Back by Popular Demand: Florida Honey Tangerines

Back by Popular Demand: Florida Honey Tangerines

By Robbie Sigona

Though California is the largest producer of agricultural products in the U.S., according to 2009 report by the United States Department of Agriculture, there are still other types of produce grown elsewhere in the nation that we want to share with our customers. Being in the produce business, we love nothing more than taking advantage of seasonal opportunities to share with you the best of what our local community and world can produce.

Florida, for example, grows some of the most outstanding citrus fruits in the world. The Florida Honey tangerine, a small, squat citrus fruit originally called a Murcott, flourishes in Florida. They have a dark orange, almost red flesh that is sweet as honey, as its name suggests, and they’re not sour or tart like other orange citrus. Their smooth, thin skin is yellowish-orange in color with a tinge of green at times, and is easier to peel than most other citrus.

Unlike some other tangerines, Honey tangerines contain seeds so to make eating even easier, I like to cut around the core, as you would an apple, making four seedless segments. It is definitely one of my favorite citrus fruits, and that is one of the reasons we’re happy to welcome the Florida-grown Honey tangerines back to the state of California this year after a three-year hiatus.

As you may have noticed, California has been void of any Florida citrus since 2006. This is because, after the devastation of Hurricane Katrina, the Food and Drug Administration stopped funding for efforts to eradicate canker, a tree disease not harmful to humans that is spread by wind and rain, which the agencies had spent the last 10 years battling in Florida. Canker causes ugly lesions on leaves, stems and fruit, and can cause trees to drop fruit prematurely. Eventually the trees no longer produce fruit.

Since Katrina’s impact had reversed so much of the agencies’ efforts, they instated a limit on shipment of fresh fruit as gifts or fresh oranges, grapefruit and tangerines sent to retail markets in the citrus growing areas, including Arizona, California, Louisiana, Texas, Hawaii, American Samoa, Puerto Rico, U.S. Virgin Islands, Guam and the Northern Mariana Islands.

In October 2009 the ban was lifted, and despite the abnormally low temperatures that have affected Florida’s crops, we have secured successful transport and delivery of various Florida citrus that survived, including the Honey tangerine.

I’ve always considered it a gift that citrus is ready to harvest just as cold and flu season rolls around. Honey tangerines are a rich source of vitamin C and also supply B vitamins, which support and increase the rate of metabolism, and beta carotene, which can help prevent against cancer and heart disease. They are also a source of some potassium and manganese.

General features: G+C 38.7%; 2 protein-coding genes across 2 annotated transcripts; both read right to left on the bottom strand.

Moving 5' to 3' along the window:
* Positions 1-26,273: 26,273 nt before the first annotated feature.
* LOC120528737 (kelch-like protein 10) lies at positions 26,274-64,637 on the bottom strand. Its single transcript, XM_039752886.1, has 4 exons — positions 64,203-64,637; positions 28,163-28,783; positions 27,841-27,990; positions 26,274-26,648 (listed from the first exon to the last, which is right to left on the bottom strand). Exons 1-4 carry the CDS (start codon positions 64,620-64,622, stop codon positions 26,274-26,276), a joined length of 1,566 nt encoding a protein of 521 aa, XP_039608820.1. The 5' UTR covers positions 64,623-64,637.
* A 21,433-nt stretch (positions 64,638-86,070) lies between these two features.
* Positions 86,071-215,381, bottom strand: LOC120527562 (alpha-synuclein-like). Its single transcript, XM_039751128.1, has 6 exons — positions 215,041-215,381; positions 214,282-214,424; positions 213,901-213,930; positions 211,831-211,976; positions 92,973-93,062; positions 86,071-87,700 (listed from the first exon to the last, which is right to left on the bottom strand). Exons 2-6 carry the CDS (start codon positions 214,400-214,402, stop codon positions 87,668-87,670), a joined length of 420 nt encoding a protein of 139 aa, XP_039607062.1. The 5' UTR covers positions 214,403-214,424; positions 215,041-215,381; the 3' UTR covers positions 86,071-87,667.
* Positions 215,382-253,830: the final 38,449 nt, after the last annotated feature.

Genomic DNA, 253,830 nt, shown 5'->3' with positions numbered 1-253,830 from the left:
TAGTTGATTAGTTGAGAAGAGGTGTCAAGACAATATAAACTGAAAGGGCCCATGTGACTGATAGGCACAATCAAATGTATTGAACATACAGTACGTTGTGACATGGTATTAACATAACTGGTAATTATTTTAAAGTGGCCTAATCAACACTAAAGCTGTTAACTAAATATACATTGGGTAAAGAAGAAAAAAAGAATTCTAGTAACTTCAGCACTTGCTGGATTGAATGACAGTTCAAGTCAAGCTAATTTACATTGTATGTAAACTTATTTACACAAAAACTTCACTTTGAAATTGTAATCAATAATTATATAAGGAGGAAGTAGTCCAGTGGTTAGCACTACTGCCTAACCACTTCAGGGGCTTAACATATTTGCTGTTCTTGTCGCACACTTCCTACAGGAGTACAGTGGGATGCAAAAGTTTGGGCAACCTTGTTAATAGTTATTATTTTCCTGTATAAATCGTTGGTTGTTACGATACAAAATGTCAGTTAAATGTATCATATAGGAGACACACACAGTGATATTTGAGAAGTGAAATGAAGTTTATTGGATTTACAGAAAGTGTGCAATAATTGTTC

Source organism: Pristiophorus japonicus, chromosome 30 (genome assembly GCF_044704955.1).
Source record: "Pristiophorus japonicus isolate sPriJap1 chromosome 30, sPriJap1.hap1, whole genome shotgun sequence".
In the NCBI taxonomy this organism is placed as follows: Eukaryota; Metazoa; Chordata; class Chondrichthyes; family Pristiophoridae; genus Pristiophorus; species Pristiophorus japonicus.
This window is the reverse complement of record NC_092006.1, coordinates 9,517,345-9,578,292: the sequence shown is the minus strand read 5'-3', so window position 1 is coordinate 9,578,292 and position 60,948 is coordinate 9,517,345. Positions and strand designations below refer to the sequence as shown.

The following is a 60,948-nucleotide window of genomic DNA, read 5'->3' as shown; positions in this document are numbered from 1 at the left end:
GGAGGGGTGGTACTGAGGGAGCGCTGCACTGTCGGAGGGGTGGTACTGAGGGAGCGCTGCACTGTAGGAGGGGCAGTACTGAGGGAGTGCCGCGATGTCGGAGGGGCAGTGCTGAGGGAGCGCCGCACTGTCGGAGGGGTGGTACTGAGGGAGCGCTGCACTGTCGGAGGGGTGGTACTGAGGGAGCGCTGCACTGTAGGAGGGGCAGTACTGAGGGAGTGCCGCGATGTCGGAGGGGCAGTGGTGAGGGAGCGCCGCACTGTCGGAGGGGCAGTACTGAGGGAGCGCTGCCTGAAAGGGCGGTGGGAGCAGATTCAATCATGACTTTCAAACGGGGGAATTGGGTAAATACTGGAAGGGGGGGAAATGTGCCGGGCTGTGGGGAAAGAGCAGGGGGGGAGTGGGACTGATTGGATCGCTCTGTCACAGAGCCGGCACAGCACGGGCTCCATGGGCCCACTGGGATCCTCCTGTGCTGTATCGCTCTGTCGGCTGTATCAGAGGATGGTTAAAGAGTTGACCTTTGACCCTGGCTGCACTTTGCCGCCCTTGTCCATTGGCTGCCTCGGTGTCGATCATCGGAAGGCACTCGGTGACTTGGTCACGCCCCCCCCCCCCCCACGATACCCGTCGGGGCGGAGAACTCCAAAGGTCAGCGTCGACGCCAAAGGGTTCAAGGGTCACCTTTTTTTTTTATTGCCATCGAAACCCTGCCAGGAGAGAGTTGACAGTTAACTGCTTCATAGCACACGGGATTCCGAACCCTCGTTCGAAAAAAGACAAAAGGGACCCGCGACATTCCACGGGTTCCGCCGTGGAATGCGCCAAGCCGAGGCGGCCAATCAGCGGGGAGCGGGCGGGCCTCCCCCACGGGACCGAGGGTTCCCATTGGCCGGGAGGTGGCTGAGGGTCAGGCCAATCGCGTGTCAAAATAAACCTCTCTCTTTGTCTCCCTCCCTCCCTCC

Honey tangerines are perfect for eating out of hand, but can also be can be added to fruit salad or other cooked dishes. Click here for a steak & citrus salad recipe!

Robbie Sigona is our produce buyer. He works with local farmers and scours the market for the very best in fresh fruits and vegetables — some you won’t find anywhere else.

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2 Responses

  1. Daniel Shane says:

    I need the Murcott Honey Tangerine PLU code 4453 (many seeds). In Northern California, there has been no 4453 in the stores in January up to February 12, 2024. It seems the 4453 has been replaced with a seedless variety named Crunch that is seedless. I cannot believe it. Are the 4453 Murcott Seeded Honey Tangerines gone forever.   I also observe supplies mislabeling other tangerines with the PLU code 4453 and misleading customers like myself.
                                                                                                      If these is true, do you know the reason for the non-availability of the 4453 and where I may be able to purchase them. I purchase for myself about 40-tangerines (1/2 case) every 10-days during the 3-month season.                                                                                                                            Please

    • Hi! There are so many different varieties of a Murcott mandarin available as the citrus season progresses. Right now we have a Tango, which is similar to a Murcott, but almost complete seedless. The Murcott tends to have more seeds. As you suspected, the ]Honey Crunch is a Florida seedless Honey Tangerine, and is a completely a different animal (well, fruit). Have you tried the Tango? They’re delicious, juicy and sweet.

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